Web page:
PROXY-- In accordance with the Constitution and By-Laws, Article VII, Sec. 4(c): “Any
member having a right to vote at a meeting pursuant to the provisions of this Section, who is absent from such meeting may
vote by giving a written proxy to any other member who is entitled to vote and who will be present at such meeting, provided
that a proxy may only be given to be voted at a particular meeting, the date of which is to be specified in such proxy. Any
proxy purporting to authorize its holder to vote at more than one meeting is null and void. By submitting a proxy vote,
member agrees that WGA East President Michael Winship may at his discretion make love to their spouse or significant other,
at a time and place deemed convenient by Guild leadership.”
Oh well, at least the strike might be over
Sunday, February 10, 2008
3:29 pm est
By Late Show Strike Captain Bill Scheft
I have been waiting to write this report for about 95 days. Saturday afternoon,
I had the honor of attending the WGAE membership meeting, where we were presented with the terms of our tentative agreement
with the AMPTP. The meeting was held in the Broadway Ballroom of the Crowne Plaza Hotel and there wasn't an open seat
in the house. 800-1000 people. This is significant, but many of the Late Show writers were in the same location on the evening
of Day 3. Only that time, there were maybe 200 people in the ballroom and we faced a dais made up of members of the negotiating
committee, who spent an uncomfortable two hours defending their decision to call a strike and trying to convince us that they
had at most a plan and at least a clue.
Same hotel, same ballroom, same people on the dais. But this time,
they were not defensive. They were confident, proud and yet realistic. They presented the deal points to us unabashedly and
spoke of what we gained and what we lost, as is the very nature of a serious labor negotiation, something this had not been
until two weeks ago. They did not, as some members believed would happen, ram the deal down our throats. But they were frank.
This was clearly a limited offer by the producers, and they believed our leverage (the Oscars, the rest of the current TV
season, the end of the pilot season) was never stronger. To continue the strike to get a better deal without leverage until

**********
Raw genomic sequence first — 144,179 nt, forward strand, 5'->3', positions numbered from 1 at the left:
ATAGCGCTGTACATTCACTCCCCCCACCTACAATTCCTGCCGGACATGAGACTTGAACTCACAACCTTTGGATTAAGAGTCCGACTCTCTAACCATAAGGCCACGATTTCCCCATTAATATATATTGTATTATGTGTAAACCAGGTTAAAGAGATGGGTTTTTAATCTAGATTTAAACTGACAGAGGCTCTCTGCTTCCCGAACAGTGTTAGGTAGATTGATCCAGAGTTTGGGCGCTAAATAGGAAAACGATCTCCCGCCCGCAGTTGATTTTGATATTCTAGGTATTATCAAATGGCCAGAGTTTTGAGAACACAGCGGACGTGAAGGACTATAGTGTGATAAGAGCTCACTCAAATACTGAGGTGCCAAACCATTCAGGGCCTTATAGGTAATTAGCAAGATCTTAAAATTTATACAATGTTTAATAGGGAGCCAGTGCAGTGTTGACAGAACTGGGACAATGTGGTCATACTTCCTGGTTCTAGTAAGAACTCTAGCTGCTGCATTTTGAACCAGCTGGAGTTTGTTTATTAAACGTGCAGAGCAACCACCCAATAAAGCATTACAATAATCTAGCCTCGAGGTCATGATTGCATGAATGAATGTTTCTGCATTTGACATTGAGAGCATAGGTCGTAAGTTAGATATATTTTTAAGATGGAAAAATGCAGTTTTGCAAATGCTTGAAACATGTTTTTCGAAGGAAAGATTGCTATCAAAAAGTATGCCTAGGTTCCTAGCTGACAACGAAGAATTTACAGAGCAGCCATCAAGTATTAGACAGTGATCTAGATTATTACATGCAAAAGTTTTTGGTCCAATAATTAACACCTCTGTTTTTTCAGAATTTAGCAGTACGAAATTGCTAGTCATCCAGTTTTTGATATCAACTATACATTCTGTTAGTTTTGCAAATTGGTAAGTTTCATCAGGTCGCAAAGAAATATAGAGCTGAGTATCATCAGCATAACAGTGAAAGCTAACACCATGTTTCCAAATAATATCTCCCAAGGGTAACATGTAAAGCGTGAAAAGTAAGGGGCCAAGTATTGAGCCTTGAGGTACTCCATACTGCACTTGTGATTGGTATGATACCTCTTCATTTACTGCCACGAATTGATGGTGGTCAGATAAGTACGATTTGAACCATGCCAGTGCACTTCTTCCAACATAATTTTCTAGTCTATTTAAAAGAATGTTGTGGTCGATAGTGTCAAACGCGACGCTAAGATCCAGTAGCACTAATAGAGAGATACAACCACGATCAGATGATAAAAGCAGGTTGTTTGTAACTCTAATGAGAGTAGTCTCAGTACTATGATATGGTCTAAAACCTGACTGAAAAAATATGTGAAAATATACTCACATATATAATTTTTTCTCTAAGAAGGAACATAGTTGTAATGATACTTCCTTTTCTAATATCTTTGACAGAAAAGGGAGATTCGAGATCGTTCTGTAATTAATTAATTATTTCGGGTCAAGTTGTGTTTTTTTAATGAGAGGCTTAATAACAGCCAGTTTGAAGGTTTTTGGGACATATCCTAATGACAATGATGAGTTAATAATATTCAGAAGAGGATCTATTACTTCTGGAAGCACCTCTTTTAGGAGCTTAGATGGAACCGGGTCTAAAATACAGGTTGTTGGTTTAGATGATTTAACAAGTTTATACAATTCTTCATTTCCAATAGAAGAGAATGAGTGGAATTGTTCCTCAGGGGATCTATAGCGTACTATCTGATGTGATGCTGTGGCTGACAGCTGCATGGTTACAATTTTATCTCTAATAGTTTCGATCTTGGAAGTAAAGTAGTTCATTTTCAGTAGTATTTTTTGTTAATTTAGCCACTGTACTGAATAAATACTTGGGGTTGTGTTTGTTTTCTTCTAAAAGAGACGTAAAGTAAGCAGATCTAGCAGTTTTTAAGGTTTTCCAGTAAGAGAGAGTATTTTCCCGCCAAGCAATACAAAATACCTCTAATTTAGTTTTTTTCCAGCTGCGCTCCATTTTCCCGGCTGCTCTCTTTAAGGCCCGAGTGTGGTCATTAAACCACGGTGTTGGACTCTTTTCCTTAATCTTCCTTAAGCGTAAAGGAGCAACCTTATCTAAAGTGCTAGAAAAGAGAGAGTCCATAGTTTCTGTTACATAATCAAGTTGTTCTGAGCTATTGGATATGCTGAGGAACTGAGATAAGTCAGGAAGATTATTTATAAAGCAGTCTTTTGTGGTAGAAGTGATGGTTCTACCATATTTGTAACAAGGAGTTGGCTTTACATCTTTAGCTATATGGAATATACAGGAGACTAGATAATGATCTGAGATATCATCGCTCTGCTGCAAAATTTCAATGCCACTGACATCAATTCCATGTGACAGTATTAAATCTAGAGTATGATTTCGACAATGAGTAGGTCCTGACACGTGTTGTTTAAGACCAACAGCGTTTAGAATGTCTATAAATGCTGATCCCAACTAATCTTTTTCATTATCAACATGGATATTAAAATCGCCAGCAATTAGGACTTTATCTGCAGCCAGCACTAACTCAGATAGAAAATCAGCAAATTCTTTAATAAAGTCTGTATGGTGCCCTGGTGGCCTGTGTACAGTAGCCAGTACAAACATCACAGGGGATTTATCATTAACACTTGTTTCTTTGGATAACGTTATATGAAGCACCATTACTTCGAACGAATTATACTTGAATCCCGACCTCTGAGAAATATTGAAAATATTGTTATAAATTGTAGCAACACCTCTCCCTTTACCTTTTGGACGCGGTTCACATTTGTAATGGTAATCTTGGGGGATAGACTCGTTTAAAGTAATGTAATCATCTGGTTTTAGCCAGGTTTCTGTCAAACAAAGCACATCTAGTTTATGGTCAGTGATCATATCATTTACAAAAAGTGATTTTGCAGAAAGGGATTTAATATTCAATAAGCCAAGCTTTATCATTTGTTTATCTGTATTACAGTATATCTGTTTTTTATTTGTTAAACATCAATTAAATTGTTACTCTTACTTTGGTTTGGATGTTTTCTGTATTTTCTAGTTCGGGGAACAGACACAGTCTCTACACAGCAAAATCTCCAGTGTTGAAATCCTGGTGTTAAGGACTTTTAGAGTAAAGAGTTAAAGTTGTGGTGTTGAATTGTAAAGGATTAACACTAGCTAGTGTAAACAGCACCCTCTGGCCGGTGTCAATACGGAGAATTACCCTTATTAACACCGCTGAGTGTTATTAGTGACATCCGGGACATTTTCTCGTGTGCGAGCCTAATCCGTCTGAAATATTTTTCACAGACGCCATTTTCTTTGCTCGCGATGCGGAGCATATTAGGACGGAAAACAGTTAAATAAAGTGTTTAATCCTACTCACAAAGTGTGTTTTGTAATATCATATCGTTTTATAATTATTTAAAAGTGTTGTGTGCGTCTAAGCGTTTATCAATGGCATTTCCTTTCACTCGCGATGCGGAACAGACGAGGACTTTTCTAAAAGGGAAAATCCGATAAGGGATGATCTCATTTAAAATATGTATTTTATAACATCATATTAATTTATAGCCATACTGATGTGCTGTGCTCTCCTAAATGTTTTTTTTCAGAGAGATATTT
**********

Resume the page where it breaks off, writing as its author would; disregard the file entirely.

the SAG contract was up June 30 was risky, even reckless. No, the deal wasn't perfect, but as WGAE President Michael Winship
misquoted Bill Clinton (it's actually Voltaire) "Don't let perfect be the enemy of good."
Many people had reservations and concerns about actual language and numbers. They were not shouted down. Their questions
were answered respectfully. In many instances (like about the notion of sympathy strikes) people needed to be educated (like
the fact that sympathy strikes no longer exist). But the majority of people who got up behind the three microphones set up
in the ballroom did so to express their gratitude and admiration for what had been won.
An informal poll
was taken over whether or not to abide by the recommendation of the executive board and negotiating committee and end the
strike Monday or wait 48 hours for a vote of the membership. Overwhelmingly, members want to end the strike and go back to
work Monday. (Out West, they decided to wait 48 hours. So, it looks like Wednesday.
If you had 100 days in the strike
pool, congratulations!!! Collect at your local Writers Guild office, or any participating AutoZone....)
I stopped gambling 12 and a half years ago, I am no longer a numbers guy. I never cared about the specifics of the new contract.
All I wanted was a system in place for a piece of New Media profits that could grow as the technology grew. Not something
as in the past, the producers either ignored, stalled or equivocated away. As negotiating committee member Melissa Salmons
(one of the unsung heroes in securing the interim agreement that allowed the Late Show writers to return January 2) said,
"I lived in dread that the hated DVD formula (4 cents for every $29 DVD) would follow us my whole life. No more. This
is a deal with movement in it."
I'll be honest. I was shocked. I went to the Crowne Plaza (accompanied
by Thurber Award winner Alan Zweibel) pit of my stomach petrified that I would be in for five hours of rancor broken up by
fits of righteous victimization. But it was just under three hours. Not one chair thrown. No scalding coffee in anyone's
eyes. And we call ourselves a union?
Yes, we do. Ten minutes into the meeting, Terry George, the negotiating
committee's bare knuckles Irishman, crystallized the journey that began as a Quixotic venture eight months ago and 98
days ago became a historic pursuit. "With this deal, we have defeated a tradition of rollbacks that began with the air